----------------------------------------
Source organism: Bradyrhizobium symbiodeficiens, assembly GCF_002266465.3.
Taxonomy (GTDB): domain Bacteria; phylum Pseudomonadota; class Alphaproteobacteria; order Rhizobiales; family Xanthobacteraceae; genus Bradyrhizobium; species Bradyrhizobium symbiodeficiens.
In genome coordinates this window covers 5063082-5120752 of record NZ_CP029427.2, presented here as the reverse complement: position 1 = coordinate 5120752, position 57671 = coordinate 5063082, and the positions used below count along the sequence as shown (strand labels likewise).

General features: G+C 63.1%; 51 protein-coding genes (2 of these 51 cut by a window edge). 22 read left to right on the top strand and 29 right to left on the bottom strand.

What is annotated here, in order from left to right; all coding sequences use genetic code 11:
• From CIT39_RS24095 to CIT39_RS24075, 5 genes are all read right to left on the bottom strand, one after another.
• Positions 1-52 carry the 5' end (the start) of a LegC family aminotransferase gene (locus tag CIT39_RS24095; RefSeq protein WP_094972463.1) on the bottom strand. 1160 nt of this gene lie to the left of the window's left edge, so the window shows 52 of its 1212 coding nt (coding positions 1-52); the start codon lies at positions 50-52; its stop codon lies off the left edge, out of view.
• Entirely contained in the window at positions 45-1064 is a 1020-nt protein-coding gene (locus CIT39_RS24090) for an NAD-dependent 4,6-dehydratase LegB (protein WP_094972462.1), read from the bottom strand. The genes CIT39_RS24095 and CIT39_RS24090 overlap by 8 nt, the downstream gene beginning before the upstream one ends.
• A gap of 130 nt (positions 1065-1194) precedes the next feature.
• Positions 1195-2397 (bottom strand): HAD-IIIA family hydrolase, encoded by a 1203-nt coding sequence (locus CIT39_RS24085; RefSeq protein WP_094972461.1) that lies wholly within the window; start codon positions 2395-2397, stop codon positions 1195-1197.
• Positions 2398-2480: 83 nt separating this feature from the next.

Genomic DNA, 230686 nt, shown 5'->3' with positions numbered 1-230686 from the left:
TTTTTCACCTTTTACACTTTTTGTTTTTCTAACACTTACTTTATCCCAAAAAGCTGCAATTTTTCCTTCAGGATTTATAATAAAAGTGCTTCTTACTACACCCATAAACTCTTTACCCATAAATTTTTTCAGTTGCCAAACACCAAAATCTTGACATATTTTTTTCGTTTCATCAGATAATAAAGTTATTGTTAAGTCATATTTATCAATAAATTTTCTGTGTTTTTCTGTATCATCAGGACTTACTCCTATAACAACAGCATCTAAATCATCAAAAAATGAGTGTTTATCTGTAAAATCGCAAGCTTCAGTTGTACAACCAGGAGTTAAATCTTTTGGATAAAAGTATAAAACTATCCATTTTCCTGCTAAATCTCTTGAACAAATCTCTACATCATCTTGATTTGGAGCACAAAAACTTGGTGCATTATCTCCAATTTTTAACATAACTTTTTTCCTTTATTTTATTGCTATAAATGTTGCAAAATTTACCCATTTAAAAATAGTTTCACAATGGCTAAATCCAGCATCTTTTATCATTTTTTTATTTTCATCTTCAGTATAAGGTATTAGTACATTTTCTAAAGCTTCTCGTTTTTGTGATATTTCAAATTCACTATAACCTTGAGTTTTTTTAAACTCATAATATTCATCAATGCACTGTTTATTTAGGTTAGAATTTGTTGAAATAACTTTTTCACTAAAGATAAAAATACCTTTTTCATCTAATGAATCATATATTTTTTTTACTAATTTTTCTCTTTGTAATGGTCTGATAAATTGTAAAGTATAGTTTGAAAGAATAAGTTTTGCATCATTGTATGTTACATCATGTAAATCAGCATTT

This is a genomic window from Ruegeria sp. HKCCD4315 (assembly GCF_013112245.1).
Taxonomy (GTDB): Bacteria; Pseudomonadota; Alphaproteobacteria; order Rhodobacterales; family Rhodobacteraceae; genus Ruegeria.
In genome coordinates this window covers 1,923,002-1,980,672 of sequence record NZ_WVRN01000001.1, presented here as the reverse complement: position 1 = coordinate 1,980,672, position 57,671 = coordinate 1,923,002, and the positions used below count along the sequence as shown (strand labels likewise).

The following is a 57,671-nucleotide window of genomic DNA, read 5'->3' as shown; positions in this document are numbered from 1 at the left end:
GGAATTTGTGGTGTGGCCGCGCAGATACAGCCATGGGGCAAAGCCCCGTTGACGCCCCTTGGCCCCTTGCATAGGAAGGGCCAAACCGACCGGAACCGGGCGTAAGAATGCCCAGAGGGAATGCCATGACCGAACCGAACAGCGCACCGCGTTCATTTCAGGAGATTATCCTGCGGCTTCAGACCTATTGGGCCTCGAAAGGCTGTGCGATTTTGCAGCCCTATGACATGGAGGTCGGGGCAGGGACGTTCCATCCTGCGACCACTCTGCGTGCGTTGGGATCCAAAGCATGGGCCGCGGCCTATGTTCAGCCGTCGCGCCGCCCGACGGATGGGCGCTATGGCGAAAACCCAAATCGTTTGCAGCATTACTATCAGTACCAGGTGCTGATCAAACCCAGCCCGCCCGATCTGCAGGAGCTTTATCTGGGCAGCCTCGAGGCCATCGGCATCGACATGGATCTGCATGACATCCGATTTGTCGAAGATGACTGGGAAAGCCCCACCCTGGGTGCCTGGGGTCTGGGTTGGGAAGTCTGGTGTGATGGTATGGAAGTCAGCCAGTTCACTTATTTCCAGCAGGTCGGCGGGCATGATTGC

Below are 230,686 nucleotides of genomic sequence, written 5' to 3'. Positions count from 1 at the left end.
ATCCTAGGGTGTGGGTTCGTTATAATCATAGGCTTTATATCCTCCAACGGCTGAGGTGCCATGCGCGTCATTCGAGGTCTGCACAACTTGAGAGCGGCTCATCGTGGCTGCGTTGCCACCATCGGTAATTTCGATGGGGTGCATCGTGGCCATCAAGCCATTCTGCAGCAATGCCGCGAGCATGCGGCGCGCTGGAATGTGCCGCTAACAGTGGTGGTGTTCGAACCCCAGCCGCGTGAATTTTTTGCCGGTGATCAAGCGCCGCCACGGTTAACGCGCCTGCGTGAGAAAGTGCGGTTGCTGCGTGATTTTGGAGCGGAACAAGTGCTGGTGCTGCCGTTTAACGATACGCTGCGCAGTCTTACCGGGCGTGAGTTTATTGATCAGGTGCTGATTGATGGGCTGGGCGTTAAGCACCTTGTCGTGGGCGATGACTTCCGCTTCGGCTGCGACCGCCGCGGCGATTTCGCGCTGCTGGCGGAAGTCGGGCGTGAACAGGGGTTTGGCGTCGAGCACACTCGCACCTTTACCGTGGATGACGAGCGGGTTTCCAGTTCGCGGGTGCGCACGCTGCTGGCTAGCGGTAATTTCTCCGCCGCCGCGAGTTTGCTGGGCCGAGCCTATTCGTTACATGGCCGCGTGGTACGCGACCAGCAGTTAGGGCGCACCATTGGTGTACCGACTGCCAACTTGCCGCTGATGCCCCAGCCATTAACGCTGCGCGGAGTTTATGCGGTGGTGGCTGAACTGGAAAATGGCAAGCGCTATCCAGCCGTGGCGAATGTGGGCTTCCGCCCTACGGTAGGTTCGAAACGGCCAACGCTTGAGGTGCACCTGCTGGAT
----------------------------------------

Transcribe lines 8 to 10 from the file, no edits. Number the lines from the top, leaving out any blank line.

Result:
• Entirely contained in the window at positions 45-1064 is a 1020-nt protein-coding gene (locus CIT39_RS24090) for an NAD-dependent 4,6-dehydratase LegB (protein WP_094972462.1), read from the bottom strand. The genes CIT39_RS24095 and CIT39_RS24090 overlap by 8 nt, the downstream gene beginning before the upstream one ends.
• A gap of 130 nt (positions 1065-1194) precedes the next feature.
• Positions 1195-2397 (bottom strand): HAD-IIIA family hydrolase, encoded by a 1203-nt coding sequence (locus CIT39_RS24085; RefSeq protein WP_094972461.1) that lies wholly within the window; start codon positions 2395-2397, stop codon positions 1195-1197.